How To Handle Biting

Biting is a behavior typically seen in children ages infants-2 years old. As children get older, they begin to learn self-control, impulse control, and have the vocabulary to voice their needs. While this behavior is seen as normal, it is still alarming and potentially harmful.

Grown ups often forget that biting is a form of communication. Children will bite for numerous reasons including being upset, teething, seeking attention, to communicate unmet needs, or to see what reaction they may get.

If you have a biter, a few things you can do are to maintain realistic expectations of your child and their age and what their current verbal communication skills are. Offer alternative appropriate things to bite such as a teething ring, wet washcloth or crunchy apple to satisfy the oral sensation they may crave. Give reminders of what behaviors you expect and praise them when choosing the positive behavior. Aim to create an environment that is conducive to relaxing and calming their body so a child is not biting out of overstimulation.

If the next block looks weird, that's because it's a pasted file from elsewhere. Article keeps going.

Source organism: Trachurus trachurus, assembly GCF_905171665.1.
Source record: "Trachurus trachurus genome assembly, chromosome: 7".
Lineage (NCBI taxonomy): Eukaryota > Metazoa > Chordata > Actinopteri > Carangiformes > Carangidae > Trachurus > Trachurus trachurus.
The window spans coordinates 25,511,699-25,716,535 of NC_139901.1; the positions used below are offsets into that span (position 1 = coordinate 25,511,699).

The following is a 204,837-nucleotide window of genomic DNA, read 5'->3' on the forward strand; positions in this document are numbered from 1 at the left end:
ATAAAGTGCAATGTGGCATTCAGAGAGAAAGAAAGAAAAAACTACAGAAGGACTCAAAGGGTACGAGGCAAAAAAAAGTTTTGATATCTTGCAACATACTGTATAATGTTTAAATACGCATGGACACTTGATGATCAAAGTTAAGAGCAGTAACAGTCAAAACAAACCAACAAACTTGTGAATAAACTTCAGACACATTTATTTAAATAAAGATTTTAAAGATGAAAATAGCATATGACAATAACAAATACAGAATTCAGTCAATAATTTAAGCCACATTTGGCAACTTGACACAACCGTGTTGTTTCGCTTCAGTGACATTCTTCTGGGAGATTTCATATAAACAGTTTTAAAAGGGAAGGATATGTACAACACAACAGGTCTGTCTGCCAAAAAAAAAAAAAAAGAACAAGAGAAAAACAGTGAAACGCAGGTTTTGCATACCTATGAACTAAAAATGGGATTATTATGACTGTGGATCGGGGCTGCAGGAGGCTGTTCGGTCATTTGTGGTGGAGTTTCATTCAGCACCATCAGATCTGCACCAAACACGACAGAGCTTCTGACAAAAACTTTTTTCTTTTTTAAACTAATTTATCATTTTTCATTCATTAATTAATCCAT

If your child gets bit, it is important that the caregiver go over to the children, get on their level, and separate the children. Respond to the child who bit with a stern, firm voice saying “No. We do not bite. Biting hurts.” Then respond to the child who was bit with a calm, sincere voice saying “I am sorry you are hurting. Let’s clean the bite and get ice.” Once both children have calmed and are now in an executive state, go over what happened with both children. Try and figure out the biter’s triggers, have the biter ask the bitee how they are feeling/how they can help, and talk about other solutions to the problem. This is a great learning moment to teach empathy and have children start to voice how they will/won’t allow others to treat them.

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